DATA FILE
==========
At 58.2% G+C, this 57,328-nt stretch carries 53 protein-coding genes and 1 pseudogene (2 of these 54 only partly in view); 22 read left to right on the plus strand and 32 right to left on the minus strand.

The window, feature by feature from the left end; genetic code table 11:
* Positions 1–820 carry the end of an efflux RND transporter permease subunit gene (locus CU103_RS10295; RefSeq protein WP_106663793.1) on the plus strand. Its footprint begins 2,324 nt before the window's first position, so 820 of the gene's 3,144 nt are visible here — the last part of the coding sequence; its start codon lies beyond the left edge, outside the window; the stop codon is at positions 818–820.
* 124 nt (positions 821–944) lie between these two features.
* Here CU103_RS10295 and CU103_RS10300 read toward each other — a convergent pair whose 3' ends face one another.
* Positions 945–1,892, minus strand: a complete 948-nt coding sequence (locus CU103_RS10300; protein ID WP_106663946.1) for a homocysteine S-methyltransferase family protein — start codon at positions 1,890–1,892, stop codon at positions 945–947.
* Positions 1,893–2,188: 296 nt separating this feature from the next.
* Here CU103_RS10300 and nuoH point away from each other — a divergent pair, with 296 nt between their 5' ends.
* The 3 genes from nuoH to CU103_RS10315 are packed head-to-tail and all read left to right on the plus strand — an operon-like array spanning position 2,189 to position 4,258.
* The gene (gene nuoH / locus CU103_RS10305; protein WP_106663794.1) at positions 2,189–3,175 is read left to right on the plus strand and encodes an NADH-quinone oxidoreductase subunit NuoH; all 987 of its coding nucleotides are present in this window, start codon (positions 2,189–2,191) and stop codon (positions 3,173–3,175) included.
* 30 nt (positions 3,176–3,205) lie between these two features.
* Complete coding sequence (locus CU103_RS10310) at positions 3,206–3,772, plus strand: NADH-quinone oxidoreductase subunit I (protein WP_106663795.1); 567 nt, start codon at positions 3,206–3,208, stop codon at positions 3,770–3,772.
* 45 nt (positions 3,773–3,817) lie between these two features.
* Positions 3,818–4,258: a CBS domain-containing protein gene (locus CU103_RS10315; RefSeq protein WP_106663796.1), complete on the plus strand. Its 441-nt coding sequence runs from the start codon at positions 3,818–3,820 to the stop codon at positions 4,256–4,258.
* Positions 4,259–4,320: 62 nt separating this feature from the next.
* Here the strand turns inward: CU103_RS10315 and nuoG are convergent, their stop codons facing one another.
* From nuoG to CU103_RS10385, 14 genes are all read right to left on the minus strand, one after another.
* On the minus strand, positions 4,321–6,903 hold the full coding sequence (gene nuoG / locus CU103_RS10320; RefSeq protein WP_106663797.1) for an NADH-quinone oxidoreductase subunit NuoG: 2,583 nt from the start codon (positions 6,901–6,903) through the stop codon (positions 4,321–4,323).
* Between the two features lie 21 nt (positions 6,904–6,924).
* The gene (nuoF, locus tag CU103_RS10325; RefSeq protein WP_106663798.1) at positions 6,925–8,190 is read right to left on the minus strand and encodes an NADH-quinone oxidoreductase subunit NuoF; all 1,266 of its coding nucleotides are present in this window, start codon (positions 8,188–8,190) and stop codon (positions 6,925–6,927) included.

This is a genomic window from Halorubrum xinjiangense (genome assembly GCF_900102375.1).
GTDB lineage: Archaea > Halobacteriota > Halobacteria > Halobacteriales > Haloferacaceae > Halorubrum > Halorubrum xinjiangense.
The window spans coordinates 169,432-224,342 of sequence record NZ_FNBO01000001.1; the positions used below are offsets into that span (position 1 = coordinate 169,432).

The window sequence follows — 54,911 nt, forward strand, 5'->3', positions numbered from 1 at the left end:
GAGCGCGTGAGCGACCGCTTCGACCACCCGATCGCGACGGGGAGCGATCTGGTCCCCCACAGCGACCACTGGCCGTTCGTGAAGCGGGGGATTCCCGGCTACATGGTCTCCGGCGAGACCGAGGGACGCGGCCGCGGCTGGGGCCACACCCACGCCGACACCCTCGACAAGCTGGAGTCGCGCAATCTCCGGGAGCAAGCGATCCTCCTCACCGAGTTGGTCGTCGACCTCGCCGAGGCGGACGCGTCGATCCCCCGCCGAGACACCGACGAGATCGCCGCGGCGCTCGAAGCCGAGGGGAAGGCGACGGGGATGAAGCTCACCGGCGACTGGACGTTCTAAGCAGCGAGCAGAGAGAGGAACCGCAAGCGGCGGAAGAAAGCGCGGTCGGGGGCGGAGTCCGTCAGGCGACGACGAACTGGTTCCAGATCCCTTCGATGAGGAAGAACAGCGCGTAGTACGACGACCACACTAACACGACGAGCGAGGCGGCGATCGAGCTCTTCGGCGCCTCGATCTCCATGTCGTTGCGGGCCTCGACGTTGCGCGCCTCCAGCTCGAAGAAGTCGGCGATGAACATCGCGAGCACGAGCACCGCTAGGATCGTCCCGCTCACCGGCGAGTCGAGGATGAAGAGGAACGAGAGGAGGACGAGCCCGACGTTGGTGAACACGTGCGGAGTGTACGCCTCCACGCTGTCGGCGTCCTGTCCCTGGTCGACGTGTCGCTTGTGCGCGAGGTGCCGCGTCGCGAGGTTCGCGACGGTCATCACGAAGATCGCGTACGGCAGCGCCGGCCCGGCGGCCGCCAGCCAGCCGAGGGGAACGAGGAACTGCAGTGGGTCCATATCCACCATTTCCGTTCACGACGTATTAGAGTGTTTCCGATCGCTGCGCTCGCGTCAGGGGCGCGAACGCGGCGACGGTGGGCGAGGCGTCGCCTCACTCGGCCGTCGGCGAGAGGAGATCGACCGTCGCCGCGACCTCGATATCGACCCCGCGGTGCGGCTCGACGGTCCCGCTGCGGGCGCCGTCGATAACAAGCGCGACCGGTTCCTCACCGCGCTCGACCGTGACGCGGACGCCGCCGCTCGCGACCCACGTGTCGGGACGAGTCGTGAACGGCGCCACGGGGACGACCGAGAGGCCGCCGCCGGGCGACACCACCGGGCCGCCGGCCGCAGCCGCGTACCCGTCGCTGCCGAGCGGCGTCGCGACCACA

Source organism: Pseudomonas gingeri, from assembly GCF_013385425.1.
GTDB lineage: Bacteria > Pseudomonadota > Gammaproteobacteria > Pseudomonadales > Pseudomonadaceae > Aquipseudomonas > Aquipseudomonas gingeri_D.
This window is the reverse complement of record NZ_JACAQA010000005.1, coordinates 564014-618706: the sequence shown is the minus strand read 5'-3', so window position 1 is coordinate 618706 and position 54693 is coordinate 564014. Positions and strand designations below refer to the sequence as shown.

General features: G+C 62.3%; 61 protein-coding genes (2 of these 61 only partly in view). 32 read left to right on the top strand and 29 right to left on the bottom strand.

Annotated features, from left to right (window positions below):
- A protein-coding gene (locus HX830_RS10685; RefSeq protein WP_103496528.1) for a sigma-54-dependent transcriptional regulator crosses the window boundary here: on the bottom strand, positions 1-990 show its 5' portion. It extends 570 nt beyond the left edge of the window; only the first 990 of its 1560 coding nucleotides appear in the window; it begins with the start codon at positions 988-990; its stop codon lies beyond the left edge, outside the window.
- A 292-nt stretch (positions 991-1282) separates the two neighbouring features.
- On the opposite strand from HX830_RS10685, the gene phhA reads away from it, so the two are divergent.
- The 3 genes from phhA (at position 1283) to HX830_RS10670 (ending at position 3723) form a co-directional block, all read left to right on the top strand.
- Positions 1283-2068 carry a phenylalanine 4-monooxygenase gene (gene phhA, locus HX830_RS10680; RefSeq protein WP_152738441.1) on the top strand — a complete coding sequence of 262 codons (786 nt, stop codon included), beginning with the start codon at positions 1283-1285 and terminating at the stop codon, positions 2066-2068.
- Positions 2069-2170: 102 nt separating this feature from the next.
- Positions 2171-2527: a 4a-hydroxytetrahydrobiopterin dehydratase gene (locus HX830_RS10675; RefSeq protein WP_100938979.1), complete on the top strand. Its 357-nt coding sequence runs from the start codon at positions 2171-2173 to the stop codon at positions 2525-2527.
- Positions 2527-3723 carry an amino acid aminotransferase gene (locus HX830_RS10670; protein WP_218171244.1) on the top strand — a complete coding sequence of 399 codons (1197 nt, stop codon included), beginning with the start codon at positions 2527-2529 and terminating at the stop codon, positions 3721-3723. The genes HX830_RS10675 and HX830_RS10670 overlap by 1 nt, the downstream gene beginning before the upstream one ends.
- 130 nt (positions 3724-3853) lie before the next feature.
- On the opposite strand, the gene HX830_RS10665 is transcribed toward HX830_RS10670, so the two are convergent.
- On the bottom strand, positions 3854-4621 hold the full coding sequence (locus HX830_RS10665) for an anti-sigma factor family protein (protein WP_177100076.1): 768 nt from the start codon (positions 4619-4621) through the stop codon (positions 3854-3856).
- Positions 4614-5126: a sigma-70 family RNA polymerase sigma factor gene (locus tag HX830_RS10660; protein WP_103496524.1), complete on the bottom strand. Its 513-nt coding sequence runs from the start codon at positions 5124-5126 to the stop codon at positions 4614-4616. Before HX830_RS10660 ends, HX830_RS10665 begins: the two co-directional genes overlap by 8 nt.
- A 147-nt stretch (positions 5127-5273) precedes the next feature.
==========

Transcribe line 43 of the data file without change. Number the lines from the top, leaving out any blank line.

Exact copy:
- A 147-nt stretch (positions 5127-5273) precedes the next feature.